Home / Articles / The Iconic Roles of Alagba Adebayo Faleti’s in selected Yoruba movies

The Iconic Roles of Alagba Adebayo Faleti’s in selected Yoruba movies

Alagba Adebayo Faleti is a tactful thespian who featured in many Yoruba movies. Alagba Adebayo Faleti, in many of his roles, represented the sage that is meant to correct, chastise and chaperon the Yoruba race. He can be described as the voice of the Elders and tradition. He drives his message through the use of songs, proverbs, illustrations and historical inferences in all the various movies he acted. Alagba Faleti’s cameo are very crucial to the denouement in all the movies. In this short analysis, we would be examining some of the songs he used in some movies, his character and the import of his role to the society at large.

Saworoide, a satiric movie produced by Mainframe films International in 1999. Alagba Faleti, he played the role of an Elderly Palace staff, Baba Opalaba, who has been enmeshed in the culture and tradition of the community by listening to various conversations whenever he pretends to be sleeping. He served the community by using music to warn, correct and reprimand. The first song in the play is-

Ko iye won,

Yoo ye won lola.

This song was based on the insistence of one of the chiefs who wants the new King to make riches and unfortunately, that is not a part of the custom of the community. The literary translation of this song is they do not understand now, they will understand tomorrow as such they would soon come to the realization of the consequences of their acts sooner or later. In whatever, situation that we find ourselves, we are expected to be gain wisdom from it.

Oro leye n gbo o

Eye o dede ba lorule o

Oro leye n gbo o!

This song was to tell the chief who is regularly questioning him that he gathers information from his vantage point in the palace. This song is a way of admonishing people to be observant of what is happening in their environment.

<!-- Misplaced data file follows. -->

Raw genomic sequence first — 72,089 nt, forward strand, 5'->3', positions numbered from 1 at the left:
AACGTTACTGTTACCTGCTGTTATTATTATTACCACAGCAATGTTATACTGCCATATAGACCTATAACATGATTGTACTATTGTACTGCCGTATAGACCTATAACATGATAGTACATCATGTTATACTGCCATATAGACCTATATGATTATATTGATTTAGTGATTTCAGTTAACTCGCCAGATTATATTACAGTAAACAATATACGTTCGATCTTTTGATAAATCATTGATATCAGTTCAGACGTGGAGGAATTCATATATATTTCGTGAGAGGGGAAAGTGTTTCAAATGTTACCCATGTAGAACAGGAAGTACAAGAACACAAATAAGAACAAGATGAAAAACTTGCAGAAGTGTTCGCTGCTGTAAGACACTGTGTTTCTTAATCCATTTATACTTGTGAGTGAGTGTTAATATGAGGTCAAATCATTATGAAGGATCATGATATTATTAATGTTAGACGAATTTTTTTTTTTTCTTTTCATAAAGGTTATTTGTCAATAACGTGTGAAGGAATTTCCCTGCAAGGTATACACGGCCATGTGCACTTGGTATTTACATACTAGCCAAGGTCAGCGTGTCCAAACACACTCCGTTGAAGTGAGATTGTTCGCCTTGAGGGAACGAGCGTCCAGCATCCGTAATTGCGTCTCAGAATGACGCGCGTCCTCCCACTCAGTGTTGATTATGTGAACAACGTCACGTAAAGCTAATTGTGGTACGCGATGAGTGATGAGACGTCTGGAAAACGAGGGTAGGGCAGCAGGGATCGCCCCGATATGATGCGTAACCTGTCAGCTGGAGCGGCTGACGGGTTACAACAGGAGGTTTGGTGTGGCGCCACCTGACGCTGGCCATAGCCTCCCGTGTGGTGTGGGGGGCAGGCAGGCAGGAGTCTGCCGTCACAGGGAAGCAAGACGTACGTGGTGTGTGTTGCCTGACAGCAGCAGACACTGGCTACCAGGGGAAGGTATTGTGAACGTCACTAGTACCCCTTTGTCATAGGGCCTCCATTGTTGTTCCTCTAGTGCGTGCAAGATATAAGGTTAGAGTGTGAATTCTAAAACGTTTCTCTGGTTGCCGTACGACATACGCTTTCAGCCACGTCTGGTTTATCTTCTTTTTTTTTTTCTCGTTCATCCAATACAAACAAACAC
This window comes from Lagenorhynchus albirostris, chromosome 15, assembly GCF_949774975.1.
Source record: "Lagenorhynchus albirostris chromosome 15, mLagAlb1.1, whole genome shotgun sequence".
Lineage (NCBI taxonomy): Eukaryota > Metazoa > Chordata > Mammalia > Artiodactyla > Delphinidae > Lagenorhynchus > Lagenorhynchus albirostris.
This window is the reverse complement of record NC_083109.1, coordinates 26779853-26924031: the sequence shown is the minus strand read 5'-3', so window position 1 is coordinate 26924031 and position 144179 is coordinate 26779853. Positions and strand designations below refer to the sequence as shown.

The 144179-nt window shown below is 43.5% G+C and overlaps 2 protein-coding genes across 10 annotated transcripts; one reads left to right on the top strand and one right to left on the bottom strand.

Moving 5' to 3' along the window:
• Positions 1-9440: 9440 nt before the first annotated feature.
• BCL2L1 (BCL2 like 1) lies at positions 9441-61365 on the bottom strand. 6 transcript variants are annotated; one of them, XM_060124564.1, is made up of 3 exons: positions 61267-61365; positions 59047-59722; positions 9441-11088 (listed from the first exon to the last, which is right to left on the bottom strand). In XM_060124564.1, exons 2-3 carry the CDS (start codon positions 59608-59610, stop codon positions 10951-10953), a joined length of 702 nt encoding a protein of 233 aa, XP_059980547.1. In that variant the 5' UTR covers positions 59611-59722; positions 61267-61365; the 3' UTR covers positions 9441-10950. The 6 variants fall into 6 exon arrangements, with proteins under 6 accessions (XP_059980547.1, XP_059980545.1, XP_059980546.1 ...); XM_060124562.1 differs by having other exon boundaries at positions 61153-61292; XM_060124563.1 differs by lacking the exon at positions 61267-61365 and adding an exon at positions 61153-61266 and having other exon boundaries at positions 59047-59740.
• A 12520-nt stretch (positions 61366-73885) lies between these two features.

Won ma le o/2ce

Awon ijoye yii ma le o,

Ajantiele

Yoo ma leyin/ 2ce

Oro yii yo ma leyin,

Ajantiele

As typical of Nigerian and African politics, the electorates are usually deceived by the various candidates while they are seeking for electoral offices. The rendition is a reminder to the political class of the repercussion of their various nefarious activities which include heavy taxation, bribery and unfulfilled promises to the masses.

Alagisa n jo loru,

Boo pe ile a mo lola

 

This song is a futuristic warming of an impending shame for a person clad in rages. The significance of this song is that there are many people who carry out dastard acts in the dark but unfortunately, the day would break in a short while for everyone to see all that they assumed was hidden.

Asa n ba eyele sere,

Eyele n yoo,

Eyele n dunnu iku

 

Just like the Biblical saying about the relationship between light and darkness, so is the relationship between the hawk and the pigeon. The song is a description of the undiscerning relationship of the hawk and the pigeon; ironically the pigeon does not know that death looms in the same relationship. This is a call on people to be discerning in their relationships.

Ojo to ro,

Ojo to ro ti o da,

Olorun lo ma iye eniti yoo pa!

This metaphoric song is connected with nature. Many people would definitely be affected by the effect of torrential rain, however, it is only God that knows the exact number of people that would be drenched in the rain.

Similarly in Iwogbe, a movie produced by Bayowa Films and Music International. Alagba Adebayo Faleti opened the movie with a short prelude. Alagba Faleti played the role of Alhaji Kamarudeen Koya also known as Abulesowo, a real estate connoisseur who believed in tradition. Alh Koya in the play represented the sanctity of traditional beliefs in being morally upright despite the societal pressure to be a corrupt rich man. Alh. Koya eventually was helpful to his client who suffered from insanity.

Some of the songs that Alh. Koya used in the movie include-

Yoo san ko san,

Olorun ma fi were dan wa wo!

Yoo san ko san!

 

According to the Yoruba saying, “were dun wo loja, ko se bi lomo” meaning an insane person is better watched in the market square rather than having as a child.  This prayer song is beseeching God that we should not be inflicted with insanity either curable or incurable.

Ile onirikisi,

Iri ni yoo wo!

This song admonishes hypocrites and evildoers to desist from their callous ways if not, all of his investment will be destroyed during his lifetime.

Eye tun ile se, (2ce)

Ere ikoko tun ile se demi o

Eye tun ile se!

There is nobody that loves a messy neighbourhood. This song is a call on the pigeon to make the house tidy for his arrival. This metaphoric song is calling on people to ensure that their character can prepare the way for them ahead of the future occurrence.